Old donors should be carefully evaluated as age is related to allograft failure and post-transplant death[7]. Nevertheless, the progressive aging of the population and the decreasing incidence of trauma-related deaths have made elderly donors a considerable resource in many countries. In our recent study the mean donor age was 70 years[5], and similar results were reported by the Spanish liver donor registry[8]. Old organs develop brown atrophy, show a decrease in weight and number of cells, thickening of endothelial cell lining, endothelial cell fenestrations, reduction of blood flow, reduced synthetic capacity resulting in a diminished response to external stressors and a limited regeneration rate[9-13]. Short term complications using these grafts include PNF - defined as an irreversible graft dysfunction requiring liver re-transplantation within 10 d - initial poor function (IPF) and vascular complications[14]. Long-term complications include reduced patient and graft survival, especially in HCV positive recipients, and ischemic type biliary lesions (ITBL)[14]. These grafts are extremely sensitive to hemodynamic instability, and an appropriate donor management is pivotal with adequate systemic blood (> 100 mmHg) and central venous pressures (> 10 cm H2O), a hematocrit > 25%, normal body temperature, and diuresis greater than 1 mL/kg per hour in order to avoid hypoperfusion and low oxygen support to the liver graft[15]. A rapid procurement technique with minimal organ manipulation and double perfusion (aortic and portal) should be preferred[15]. In order to minimize the ischemia/reperfusion injury (I/R), CIT should be as short as possible[14,15]. Many series using graft older than 70 years showed optimal results when CIT is shorter than 8 h, whilst a CIT > 12 h is associated with a twofold risk of graft failure[16]. Thus, procurement in distant hospitals should be carefully evaluated and allocation to more stable patients who can better tolerate some degree of organ dysfunction should be warranted[16,17]. Older liver grafts are preferentially allocated to low biochemical model for end-stage (MELD) score patients and HCV-negative recipients with hepatocarcinoma[5,15].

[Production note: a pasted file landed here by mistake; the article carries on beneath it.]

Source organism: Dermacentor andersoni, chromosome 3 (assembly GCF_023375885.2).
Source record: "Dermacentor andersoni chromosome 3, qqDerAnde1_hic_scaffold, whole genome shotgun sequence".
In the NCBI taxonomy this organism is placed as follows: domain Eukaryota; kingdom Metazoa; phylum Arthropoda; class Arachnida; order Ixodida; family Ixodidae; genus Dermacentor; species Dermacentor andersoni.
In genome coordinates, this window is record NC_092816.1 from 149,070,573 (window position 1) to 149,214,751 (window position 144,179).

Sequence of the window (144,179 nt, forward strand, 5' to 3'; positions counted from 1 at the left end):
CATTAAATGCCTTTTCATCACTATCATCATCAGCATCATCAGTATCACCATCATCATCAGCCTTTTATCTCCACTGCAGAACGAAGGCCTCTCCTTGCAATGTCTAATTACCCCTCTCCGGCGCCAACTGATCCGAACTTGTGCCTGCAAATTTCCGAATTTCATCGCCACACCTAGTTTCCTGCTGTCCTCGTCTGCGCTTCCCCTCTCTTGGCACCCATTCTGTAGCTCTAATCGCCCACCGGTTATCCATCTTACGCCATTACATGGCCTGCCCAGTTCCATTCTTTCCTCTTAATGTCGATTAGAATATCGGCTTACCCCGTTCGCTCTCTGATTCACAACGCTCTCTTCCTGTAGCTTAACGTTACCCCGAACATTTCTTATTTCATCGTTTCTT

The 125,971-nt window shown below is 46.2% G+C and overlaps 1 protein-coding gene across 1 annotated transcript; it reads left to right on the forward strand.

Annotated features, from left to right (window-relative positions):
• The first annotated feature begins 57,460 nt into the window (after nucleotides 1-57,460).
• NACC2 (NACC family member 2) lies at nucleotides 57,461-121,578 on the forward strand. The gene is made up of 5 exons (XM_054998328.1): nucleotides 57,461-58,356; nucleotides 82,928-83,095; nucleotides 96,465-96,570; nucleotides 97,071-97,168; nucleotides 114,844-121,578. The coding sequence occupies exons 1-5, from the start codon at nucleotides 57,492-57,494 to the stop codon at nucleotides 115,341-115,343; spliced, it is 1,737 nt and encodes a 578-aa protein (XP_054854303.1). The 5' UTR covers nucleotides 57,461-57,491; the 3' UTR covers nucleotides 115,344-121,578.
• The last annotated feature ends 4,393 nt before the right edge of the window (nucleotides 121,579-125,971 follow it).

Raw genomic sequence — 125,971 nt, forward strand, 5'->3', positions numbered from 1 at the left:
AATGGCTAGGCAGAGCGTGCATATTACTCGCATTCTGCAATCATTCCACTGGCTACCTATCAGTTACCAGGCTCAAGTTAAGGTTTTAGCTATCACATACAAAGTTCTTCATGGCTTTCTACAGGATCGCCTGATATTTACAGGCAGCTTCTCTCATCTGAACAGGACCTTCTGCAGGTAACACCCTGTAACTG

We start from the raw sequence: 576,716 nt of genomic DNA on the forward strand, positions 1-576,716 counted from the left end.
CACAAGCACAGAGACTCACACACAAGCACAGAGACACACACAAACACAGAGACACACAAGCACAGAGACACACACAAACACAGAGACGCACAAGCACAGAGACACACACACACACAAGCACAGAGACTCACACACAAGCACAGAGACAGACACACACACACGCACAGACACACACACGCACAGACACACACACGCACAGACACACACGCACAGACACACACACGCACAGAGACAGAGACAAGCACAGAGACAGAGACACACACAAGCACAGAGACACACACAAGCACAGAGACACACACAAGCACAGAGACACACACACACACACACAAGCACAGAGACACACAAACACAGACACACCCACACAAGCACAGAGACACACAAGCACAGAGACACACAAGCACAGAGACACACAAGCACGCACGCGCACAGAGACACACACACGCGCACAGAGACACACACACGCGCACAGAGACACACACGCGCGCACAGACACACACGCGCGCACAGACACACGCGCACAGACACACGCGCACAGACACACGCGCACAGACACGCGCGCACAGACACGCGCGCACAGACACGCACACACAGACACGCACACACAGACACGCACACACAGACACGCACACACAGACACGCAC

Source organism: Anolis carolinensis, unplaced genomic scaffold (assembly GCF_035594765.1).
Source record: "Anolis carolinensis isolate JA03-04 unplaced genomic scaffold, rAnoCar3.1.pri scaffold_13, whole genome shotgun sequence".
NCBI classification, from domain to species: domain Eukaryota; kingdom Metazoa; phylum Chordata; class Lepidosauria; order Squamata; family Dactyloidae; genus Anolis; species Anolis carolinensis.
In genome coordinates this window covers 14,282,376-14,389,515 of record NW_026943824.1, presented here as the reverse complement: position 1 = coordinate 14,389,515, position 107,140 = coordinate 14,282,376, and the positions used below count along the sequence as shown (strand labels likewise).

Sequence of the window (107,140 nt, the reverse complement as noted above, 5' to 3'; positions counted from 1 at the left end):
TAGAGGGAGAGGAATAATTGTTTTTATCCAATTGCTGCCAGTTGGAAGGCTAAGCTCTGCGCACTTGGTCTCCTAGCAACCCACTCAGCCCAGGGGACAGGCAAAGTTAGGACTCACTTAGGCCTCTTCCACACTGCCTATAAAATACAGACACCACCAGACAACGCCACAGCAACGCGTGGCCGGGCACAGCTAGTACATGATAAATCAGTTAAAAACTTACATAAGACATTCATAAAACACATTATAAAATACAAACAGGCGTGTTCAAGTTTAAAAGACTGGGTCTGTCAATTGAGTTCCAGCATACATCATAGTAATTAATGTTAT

Hemodynamic instability

Previous United Network for Organ Sharing (UNOS) data have shown that organs subjected to prolonged hypotension do not show any significant increase in post-transplant graft loss[17]. However, graft loss increased in transplants from donors receiving norepinephrine[17]. Some studies showed that dopamine dose > 10 μg/kg per minute[18], or 6 μg/kg per minute[19] had a significant impact on early graft function. Systemic blood pressure should be kept above 90-100 mmHg as low pressure is related to increased preservation injury[20]. The use of dopamine is indicated to increase the mesenteric and renal flows at doses of 2-5 μg/kg per minute. Higher doses can lead to renal impairment and a dopamine dose > 15 μg/kg per minute is considered a marginality criterion[21,22].


Hypernatremia is considered a risk factor for graft dysfunction, but the mechanism of hypernatremia-related injury to liver cells is not clear[23,24]. One hypothesis is that a sudden change in extracellular osmolality in a liver graft obtained from a hypernatremic donor might cause intracellular water accumulation and cell swelling[25]. However, high serum sodium concentrations may promote accumulation of osmoles within the liver allograft cells. Subsequent transplantation of these livers into recipients with normal serum sodium levels may promote intracellular water accumulation, hepatocyte lyses, and death[23]. Avolio et al[23] suggested that donor hypernatremia may adversely affect the outcome of LT and showed a direct correlation between the donor serum sodium concentrations and the recipient liver enzyme levels [aspartate aminotransferase (AST) and alanina aminotransferase (ALT)] after surgery[23]. González et al[24] showed that donor hypernatremia correlates with hepatic allograft dysfunction, whilst Figueras et al[25] reported that donor hypernatremia is associated with high bilirubin levels post-operatively and graft loss within the first month post-transplantation. Totsuka et al[26] showed that both graft function and survival were improved by correction of donor hypernatremia and suggested that latent changes in hepatocytes induced by hypernatremia are reversible and might be attenuated by appropriate donor management. Recent studies have found that donor hypernatremia does not affect graft survival in liver and kidney transplantation[27].


Hepatitis B virus: In the presence of antibody to hepatitis B core antigen (anti-HBc) IgM-positivity or circulating hepatitis B virus (HBV)-DNA levels, some centers decline using these organs for donation. Anti-HBc IgG-positive donor grafts can be safely used, provided use of anti-HBV prophylaxis with oral antiviral agents in HBV naïve recipients[28-30]. The addition of anti-hepatitis B surface antigen immunoglobulin does not seem to provide superior protection rates vs oral antivirals alone[29].

In pediatric transplantation, organs from anti-HBc-positive donors are still used with caution after an individualized risk-to-benefit evaluation[28-30].

Hepatitis C virus: The use of hepatitis C virus (HCV)-positive donors for LT was originally debated and not widely practiced due to concerns about an increased risk of HCV-related graft failure after transplantation[31-34]. In the last decade, long-term follow-up data confirmed that use of HCV-positive donor grafts in HCV-positive recipients was safe and did not affect graft survival[31]. In this setting, post-transplant HCV recurrence rates were 55.54% vs 41.74% for recipients of HCV-negative grafts[32]. Patient and graft survival at 4 years post-transplantation are similar in recipients of either HCV-positive or HCV-negative liver grafts[32].